🐹 A Golang concentrate for refreshing your memory on the go programming language
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goref 🐹

A quick reference for the go language.

This started as an incomplete blogpost that never saw the light of day, so rather than let that rot, this will be a semi-living document that will be updated as needed.

Other than specific citations, most of the following is simmered down from the following sources:


Install using a rolling package manager:

$ brew install go #OSX
C:> choco install golang #Windows
$ sudo pacman -S go #Arch Linux

The prebuilt binaries are also a good option for linux. Don't get stuck using an old version.


You also need to install git and hg. Quite a few official packages are versioned with hg.


Go expects two primary ENV vars to be set:


GOROOT needs to be set to where you installed go. In most cases, this will automatically be set by the package manager, or if you installed the prebuilt bins to the default location. Otherwise you need to set this in your dotfiles. See golang.org/doc/install#tarball_non_standard


The GOPATH path needs to be set every time unfortunately. This seems to be the convention:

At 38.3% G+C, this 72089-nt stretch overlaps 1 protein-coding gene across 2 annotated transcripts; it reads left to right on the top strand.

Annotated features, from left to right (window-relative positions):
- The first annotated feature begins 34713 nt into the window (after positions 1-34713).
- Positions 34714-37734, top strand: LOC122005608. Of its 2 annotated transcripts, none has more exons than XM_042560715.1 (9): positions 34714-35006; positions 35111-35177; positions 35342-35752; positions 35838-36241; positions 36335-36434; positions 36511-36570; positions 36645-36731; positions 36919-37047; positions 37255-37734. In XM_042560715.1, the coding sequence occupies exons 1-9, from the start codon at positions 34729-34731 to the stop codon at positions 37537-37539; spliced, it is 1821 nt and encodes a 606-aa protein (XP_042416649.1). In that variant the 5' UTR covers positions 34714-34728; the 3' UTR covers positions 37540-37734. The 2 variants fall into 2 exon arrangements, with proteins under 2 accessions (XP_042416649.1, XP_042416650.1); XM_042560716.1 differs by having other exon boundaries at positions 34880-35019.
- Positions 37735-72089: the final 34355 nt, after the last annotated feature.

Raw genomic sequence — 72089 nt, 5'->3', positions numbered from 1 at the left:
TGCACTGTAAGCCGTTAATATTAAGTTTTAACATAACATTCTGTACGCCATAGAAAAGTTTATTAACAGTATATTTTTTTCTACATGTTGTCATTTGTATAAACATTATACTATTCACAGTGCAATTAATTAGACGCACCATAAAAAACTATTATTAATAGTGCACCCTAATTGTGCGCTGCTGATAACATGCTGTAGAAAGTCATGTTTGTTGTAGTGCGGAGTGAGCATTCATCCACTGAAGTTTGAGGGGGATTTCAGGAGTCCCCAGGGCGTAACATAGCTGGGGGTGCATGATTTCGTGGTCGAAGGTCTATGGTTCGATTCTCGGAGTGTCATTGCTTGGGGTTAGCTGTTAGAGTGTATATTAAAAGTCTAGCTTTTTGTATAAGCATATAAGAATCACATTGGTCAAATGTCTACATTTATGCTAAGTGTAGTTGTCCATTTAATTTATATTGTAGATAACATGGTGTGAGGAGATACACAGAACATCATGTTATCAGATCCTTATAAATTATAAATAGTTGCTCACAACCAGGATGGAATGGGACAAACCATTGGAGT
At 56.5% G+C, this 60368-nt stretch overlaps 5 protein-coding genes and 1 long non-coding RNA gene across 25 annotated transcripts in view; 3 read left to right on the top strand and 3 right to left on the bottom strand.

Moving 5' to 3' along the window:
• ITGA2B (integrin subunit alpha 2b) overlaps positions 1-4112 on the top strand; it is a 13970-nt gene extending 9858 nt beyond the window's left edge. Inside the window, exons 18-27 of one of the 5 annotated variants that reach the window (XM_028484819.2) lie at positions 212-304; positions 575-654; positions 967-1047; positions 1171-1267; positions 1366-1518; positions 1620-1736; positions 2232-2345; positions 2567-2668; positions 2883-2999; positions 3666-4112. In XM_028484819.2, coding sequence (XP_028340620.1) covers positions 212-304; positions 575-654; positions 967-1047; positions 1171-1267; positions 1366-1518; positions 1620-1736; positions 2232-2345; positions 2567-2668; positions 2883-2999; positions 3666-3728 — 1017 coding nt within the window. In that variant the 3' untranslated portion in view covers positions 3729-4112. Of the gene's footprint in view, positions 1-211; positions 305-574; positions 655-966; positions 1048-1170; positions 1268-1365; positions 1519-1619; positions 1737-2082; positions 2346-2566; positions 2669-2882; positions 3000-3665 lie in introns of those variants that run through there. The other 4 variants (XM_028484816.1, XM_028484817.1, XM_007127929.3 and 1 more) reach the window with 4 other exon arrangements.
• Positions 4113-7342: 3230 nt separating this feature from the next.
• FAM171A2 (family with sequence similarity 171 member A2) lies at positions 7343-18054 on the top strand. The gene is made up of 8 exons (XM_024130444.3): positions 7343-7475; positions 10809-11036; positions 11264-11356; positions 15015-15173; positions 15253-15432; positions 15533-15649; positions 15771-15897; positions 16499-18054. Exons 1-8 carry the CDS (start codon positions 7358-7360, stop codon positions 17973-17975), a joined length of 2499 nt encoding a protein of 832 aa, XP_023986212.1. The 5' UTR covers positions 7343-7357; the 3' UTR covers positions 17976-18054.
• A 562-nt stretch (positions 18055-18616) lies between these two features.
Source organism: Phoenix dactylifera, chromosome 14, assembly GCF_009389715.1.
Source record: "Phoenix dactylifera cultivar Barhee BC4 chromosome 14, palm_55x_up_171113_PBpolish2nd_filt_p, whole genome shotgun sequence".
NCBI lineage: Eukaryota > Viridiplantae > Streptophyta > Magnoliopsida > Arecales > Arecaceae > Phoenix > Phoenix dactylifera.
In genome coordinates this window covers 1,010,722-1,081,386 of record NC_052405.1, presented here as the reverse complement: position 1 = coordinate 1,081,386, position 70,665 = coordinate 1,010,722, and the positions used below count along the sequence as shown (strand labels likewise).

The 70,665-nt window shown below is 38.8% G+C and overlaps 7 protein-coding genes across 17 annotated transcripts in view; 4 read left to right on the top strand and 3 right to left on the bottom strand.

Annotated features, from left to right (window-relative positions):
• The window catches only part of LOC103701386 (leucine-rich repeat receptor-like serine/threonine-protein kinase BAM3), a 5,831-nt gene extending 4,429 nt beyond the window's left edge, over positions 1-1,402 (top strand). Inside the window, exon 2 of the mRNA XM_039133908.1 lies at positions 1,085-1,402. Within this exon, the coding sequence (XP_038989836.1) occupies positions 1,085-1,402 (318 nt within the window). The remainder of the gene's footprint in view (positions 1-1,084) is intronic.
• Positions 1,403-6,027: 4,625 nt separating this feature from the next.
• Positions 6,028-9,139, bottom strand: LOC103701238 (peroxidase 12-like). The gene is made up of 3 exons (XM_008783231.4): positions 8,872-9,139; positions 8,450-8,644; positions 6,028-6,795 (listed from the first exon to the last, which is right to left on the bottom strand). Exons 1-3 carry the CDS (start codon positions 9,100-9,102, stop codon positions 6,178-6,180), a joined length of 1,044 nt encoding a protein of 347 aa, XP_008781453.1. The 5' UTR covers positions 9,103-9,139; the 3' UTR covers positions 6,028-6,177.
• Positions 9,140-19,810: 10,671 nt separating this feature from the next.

$ mkdir -p ~/go/{bin,src} ; echo "export GOPATH=\$HOME/go" >> ~/.bashrc ; echo "export PATH=\$PATH:\$GOPATH/bin" >> ~/.bashrc

This should add the following lines to your .bashrc

# add to ~/.bashrc to make the above action stik
export GOPATH=$HOME/go
export PATH=$PATH:$GOPATH/bin

The GOPATH enables the go get command which downloads and build packages from git repositories. They get built and installed to your GOPATH. You pretty much always want to run the bins they come along with so adding $GOPATH/bin to the PATH is critical.

For this document assume:

$GOPATH = ~/go

Basic Go Packaging

Read the entire "How to Write Go" document, but here are the basics:

Develop your code in the src folder corresponding to where you host your code:


You can quickly create new projects by creating the repo on github, then go get [repo-qualified-name] the newly created repo:

go get github.com/bcomnes/project-name
  • Go programmers typically keep all their Go code in a single workspace.
  • A workspace contains many version control repositories (managed by Git, for example).
  • Each repository contains one or more packages.
  • Each package consists of one or more Go source files in a single directory.
  • The path to a package's directory determines its import path. ---How to Write Go Code

Every folder can house a single package. Sub-packages can live in subfolders of a package.


Packages are a single file or collection of files that start with the package header.

package foo

Every package file must have the same package name as their siblings in the folder that they live in. Having a different package declaration name than siblings results in an error.